By Steve Weinstein
By Rachel Kramer Bussel
By Tim Elfrink
By Sydney Brownstone
By Graham Rayman
By Graham Rayman
By Graham Rayman
By Nick Pinto
The latest advertising campaign for Dove Promises bite-sized chocolates poses the question "What's your perfect relationship?" and features a list of more than a hundred wordslike low-key, playful, inventive, and profound. In each ad, one or two words appear in bold and are marked with a brown square graphic. On the bottom of the page, the motto: "For every relationship, there's Dove." One ad, in Condé Nast Traveler, highlights dominant and submissive. When advertisers take note of a growing sexual minority, and want to market sweets to us, I don't consider it trivial. Not only does it represent the mainstreaming of s/m, but it presents dominance and submission not as the stereotypical whip-toting dominatrix, but as just another kind of relationship. It's a consumer confection, I know, but it's also a little taste of progress.
Sometimes with progress comes hostility, as evidenced by two recent events. Black Rose, a Washington, D.C.-based s/m organization, planned to hold its annual national conference (which attracts thousands) at the Princess Royale hotel in Ocean City, Maryland (in previous years, it has been held elsewhere in the state). The contract had been signed; all the rooms in the hotel were booked. A few weeks ago, when details were leaked to the local media, there was a flood of public opposition as residents claimed the event would tarnish Ocean City's family-oriented image.
Opponents worked every angle to try to run Black Rose out of town. Finally the liquor commission informed the hotel, city officials, and the papers that local laws could be violated during the event, especially those that prohibit erotic touching over clothes in a place with a liquor license, even when no booze is sold or consumed. Faced with pressure from police and local religious organizers ready to picket, Black Rose canceled.
Less than a week later, police chief Nick Congemi of Kenner, Louisiana, wrote a letter to 15 area motels urging them to decline requests to host Fetish in the Fall, a new s/m event scheduled to run in conjunction with N'awlins in November (neworleansinnovember.com), an annual swingers conference. Although he refused to meet with organizers, Congemi called the event "borderline illegal and demeaning to women." The organizers hadn't yet secured a signed contract with their host hotel, and decided to cancel in order to focus on the larger swingers event (first letting the media know their side of the story).
Congemi's personal opinion, which he chose to turn into policy, reflects a fundamental yet typical misunderstanding of s/m. "It is virtually impossible to bind, denigrate, beat and inflict pain on humans in sexual acts, yet honor and respect them in everyday situations," wrote one woman in an editorial about Black Rose in Delaware County's Daily Times; she also likened s/m practitioners to the serial rapist and murderer Ted Bundy. AP reported that Black Rose offered classes on "everything from torture to the various techniques associated with pain-induced sex." What the hell is pain-induced sex? Sadomasochism is a consensual practice that may incorporate power play, bondage, and heavy sensation play but is not equivalent to violence and abuse; while it is often sensual, it may or may not include genital-focused sex. Because there may be pain, punishment, or submission involved, people automatically assume that no one would willingly be subjected to such things. These same ignorant people cannot imagine erotic exchanges outside their comfy norm.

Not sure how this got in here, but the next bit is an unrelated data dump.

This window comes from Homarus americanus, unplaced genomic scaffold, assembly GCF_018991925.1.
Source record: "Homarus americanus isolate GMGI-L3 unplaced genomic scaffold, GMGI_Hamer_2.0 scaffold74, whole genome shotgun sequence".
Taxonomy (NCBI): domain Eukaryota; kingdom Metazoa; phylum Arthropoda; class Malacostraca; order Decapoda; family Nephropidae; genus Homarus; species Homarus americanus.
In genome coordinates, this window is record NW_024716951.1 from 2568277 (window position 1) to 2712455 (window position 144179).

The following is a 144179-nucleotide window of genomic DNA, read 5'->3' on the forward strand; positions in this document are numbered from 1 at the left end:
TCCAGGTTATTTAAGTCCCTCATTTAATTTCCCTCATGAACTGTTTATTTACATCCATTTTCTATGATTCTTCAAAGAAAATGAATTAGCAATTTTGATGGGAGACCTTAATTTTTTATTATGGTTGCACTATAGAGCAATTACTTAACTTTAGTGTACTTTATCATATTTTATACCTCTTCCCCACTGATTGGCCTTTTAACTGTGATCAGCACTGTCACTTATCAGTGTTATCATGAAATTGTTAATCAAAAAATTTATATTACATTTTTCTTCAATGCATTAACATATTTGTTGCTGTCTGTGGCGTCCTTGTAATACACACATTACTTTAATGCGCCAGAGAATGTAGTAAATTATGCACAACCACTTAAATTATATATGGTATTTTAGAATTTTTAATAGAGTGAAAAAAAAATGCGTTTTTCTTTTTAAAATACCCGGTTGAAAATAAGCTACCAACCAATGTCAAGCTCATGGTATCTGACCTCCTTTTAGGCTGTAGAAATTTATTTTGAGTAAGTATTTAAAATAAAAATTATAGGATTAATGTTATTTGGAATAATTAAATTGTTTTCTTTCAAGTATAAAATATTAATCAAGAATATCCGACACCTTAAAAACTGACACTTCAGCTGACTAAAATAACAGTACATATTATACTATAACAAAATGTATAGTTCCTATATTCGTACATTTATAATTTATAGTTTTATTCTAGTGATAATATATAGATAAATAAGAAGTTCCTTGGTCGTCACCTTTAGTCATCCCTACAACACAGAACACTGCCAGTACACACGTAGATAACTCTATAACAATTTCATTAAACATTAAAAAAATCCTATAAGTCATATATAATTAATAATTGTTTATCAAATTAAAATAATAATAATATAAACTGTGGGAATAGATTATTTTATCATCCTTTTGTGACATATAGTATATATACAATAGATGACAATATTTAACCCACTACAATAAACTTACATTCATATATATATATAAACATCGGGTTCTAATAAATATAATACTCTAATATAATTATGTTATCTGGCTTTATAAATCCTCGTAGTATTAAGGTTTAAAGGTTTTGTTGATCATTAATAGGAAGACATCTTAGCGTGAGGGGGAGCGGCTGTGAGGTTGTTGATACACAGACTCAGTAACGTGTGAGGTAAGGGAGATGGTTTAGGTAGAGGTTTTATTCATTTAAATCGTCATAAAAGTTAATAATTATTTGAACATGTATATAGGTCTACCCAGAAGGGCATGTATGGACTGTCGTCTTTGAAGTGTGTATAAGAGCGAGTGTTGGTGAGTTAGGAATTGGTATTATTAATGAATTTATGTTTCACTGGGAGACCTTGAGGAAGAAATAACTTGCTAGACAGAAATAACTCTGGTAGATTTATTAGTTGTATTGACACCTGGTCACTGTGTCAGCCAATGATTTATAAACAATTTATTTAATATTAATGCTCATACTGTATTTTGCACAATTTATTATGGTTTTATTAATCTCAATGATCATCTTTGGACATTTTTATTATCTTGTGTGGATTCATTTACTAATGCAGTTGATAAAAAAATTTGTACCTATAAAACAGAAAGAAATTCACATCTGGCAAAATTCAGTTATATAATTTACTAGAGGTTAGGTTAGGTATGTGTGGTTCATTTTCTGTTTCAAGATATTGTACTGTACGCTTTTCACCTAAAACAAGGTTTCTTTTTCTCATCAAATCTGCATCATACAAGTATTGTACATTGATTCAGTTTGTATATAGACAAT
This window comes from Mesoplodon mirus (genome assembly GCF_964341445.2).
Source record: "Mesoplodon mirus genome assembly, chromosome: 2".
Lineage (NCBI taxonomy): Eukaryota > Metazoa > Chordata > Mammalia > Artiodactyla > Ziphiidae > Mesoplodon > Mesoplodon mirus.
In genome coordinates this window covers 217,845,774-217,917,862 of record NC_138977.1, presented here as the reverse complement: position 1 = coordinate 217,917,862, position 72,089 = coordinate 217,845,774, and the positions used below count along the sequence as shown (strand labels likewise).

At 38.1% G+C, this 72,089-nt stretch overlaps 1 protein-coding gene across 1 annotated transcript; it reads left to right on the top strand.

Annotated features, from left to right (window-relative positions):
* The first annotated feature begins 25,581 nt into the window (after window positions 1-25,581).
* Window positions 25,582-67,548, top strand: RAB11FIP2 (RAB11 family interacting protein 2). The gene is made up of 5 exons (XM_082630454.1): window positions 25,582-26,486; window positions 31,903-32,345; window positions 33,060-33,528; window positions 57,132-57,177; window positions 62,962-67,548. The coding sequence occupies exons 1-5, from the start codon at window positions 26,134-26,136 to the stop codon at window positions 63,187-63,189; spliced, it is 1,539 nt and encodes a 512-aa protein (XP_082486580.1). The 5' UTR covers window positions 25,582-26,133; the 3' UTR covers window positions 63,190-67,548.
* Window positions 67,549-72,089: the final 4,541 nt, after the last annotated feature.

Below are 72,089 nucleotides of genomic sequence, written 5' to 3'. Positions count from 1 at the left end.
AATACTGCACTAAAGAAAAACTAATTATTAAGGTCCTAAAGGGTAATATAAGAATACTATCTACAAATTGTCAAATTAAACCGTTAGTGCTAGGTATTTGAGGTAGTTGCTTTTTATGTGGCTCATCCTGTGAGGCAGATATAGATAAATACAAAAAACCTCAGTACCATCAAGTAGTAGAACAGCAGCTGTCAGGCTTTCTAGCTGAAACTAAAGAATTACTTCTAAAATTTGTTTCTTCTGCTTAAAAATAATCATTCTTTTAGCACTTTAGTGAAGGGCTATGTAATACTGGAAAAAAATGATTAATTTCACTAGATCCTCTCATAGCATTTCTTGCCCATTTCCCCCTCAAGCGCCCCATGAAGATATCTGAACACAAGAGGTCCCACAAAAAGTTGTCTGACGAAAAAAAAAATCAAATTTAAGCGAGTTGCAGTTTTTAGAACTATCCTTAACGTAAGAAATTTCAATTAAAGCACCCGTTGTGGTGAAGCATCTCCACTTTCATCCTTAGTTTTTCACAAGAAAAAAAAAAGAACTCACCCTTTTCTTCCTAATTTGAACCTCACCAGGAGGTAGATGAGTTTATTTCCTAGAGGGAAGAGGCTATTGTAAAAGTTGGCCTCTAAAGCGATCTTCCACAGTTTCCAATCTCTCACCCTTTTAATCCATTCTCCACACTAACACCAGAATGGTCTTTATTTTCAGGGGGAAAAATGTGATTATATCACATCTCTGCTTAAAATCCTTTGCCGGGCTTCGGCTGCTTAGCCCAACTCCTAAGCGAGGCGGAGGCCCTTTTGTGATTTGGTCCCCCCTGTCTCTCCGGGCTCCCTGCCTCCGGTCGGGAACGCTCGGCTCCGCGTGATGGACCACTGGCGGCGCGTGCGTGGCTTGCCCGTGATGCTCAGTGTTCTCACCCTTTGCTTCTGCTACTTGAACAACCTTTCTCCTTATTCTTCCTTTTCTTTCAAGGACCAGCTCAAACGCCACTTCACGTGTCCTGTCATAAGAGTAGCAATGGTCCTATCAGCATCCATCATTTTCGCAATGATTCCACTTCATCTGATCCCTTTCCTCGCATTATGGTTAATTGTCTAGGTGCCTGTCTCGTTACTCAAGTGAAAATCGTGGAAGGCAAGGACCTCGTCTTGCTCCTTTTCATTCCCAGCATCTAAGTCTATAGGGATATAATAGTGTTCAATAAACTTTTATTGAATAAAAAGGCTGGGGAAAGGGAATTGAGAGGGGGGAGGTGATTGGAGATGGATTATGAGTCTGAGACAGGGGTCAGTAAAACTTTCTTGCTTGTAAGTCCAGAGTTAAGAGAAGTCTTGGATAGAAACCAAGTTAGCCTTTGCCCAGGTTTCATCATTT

Susan Wright of the National Coalition for Sexual Freedom (ncsfreedom.org) estimates that there are close to 250 events like these held each year. I've been to my fair share, from Fort Lauderdale, Florida, to Portland, Oregon, as both instructor and attendee. As the community grows, more of these events take over an entire hotel. When we share space with non-kinky folks, however, we respect them. Whether the hotel has been sold out or not, these are private, members-only functions that follow local laws and have tight security. Participants cannot gain admission to any of the venues without official event badges, and everyone has to present identification and sign waiver forms when they register. It's not a matter of "regular" people being "subjected" to seeing things they don't want to.
If you've ever been to a conference for a community, professional, or spiritual organization, then you already know what goes on at a leather event. People attend seminars (yes, even perverts use PowerPoint), shop in vending areas, swap business cards, and party at night. There's more leather per capita than at an annual cosmetologists' convention, and dungeon parties replace drinking at the hotel lounge, but otherwise they are very similar: A group of like-minded people come together for education, networking, cruising, and fun. If any of our opposers came to a meeting (and there are rumors that members of the right-wing group Concerned Women for America have infiltrated some), they'd see faces that resemble their neighbors, their co-workers, their family and friendsbecause that is who we are. And as for family values, which is a concept commonly invoked by fundamentalists, the leatherpeople I know have plenty to go around: They're non-judgmental, inclusive, thoughtful, and ethical, dedicated to mentoring, activism, and building strong personal relationships.
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